At this point in the play, Jim is extremely drunk. He and Josie are
Whore? Who said you were a whore? But I warned you, didn’t I, if you kept on-- why did you have to act like one, asking me to come to bed? That wasn’t what I came here for. And you promised tonight would be different. Why the hell did you promise that, if all you wanted was what all the others want, if that’s all love means to you?
Oh Christ, I don’t mean that, Josie. I know how you feel, and if I could give you happiness--but it wouldn’t work. You don’t know me. I’d poison it for myself and for you. I’ve poisoned it already, haven’t I, but it would be a million times worse after--no matter how hard I tried to not to, I’d make it like all the other nights--for you, too. You’d lie awake and watch the dawn come with disgust, with nausea retching your memory, and the wine of passion poets blab about, a sour aftertaste in your mouth of Dago red ink! You’d hate me and yourself--not for a day or two but for the rest of your life. Believe me, kid, when I poison them, they stay poisoned!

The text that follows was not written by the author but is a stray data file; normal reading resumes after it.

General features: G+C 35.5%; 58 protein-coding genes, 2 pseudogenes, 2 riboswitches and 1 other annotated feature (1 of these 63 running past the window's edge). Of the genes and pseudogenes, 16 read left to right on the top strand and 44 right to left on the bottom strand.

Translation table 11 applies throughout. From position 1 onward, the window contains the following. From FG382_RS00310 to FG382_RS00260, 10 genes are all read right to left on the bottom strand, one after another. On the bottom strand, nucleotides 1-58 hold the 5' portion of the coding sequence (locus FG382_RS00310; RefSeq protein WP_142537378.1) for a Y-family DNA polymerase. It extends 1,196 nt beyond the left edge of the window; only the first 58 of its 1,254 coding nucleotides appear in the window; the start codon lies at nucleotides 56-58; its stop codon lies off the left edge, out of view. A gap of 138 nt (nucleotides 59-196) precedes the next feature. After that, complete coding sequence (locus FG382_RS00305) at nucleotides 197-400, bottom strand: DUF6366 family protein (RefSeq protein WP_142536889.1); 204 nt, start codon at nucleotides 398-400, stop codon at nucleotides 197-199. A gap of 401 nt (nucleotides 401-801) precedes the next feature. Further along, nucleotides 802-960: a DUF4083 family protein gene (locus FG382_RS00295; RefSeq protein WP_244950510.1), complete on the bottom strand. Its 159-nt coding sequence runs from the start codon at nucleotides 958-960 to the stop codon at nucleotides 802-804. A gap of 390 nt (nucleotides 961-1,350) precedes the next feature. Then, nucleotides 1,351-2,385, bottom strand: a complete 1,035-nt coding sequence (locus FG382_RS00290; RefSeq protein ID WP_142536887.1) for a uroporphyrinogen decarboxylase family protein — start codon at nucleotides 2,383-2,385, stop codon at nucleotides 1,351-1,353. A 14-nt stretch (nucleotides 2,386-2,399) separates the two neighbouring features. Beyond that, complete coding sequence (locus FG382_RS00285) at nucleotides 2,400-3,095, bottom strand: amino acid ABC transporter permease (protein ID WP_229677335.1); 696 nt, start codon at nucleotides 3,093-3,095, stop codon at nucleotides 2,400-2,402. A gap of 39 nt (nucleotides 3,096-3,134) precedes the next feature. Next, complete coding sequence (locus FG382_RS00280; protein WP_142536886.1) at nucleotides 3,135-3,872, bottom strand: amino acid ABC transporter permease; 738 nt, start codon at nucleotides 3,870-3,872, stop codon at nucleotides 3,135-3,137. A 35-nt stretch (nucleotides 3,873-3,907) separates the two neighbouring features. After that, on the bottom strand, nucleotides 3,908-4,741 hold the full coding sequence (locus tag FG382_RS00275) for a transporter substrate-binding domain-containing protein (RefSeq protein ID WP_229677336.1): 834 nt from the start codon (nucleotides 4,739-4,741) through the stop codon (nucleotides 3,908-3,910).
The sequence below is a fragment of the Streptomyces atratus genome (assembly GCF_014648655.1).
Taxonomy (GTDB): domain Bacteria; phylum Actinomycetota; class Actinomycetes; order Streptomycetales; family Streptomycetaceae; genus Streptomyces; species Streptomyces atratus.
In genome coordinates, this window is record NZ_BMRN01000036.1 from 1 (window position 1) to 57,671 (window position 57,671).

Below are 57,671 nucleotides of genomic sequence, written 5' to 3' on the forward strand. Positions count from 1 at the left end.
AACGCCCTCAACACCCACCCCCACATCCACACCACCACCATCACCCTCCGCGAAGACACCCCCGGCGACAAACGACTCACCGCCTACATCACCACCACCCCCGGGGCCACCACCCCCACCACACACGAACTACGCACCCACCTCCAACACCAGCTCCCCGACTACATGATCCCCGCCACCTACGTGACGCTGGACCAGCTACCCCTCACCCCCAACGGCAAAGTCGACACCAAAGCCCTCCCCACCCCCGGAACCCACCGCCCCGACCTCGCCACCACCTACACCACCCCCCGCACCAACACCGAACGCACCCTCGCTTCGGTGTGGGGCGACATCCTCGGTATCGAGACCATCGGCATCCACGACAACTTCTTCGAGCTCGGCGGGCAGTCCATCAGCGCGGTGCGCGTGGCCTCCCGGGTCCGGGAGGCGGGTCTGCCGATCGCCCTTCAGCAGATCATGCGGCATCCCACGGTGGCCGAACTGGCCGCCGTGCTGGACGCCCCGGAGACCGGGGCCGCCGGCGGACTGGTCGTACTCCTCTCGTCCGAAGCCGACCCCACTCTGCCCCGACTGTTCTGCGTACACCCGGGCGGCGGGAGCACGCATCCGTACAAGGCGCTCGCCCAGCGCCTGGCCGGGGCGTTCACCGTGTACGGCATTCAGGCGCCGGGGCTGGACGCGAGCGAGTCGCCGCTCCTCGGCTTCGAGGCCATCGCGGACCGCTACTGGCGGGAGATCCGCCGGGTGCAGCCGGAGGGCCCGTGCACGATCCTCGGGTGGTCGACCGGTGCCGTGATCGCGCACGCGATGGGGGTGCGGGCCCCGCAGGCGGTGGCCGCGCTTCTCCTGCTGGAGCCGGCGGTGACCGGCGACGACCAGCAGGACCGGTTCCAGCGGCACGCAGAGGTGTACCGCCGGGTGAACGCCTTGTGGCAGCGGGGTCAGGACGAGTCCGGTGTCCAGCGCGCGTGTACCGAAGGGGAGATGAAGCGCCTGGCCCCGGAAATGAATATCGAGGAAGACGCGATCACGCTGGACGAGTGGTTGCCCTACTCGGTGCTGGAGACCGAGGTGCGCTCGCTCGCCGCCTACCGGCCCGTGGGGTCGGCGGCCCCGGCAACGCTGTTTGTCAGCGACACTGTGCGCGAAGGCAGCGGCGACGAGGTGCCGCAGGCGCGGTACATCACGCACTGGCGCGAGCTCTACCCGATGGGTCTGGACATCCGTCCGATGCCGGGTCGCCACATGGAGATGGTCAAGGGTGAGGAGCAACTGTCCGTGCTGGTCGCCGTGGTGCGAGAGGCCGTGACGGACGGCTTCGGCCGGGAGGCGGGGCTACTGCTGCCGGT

O’Neill, Eugene. A Moon for the Misbegotten, Yale University Press, 1945, pp. 118-119.
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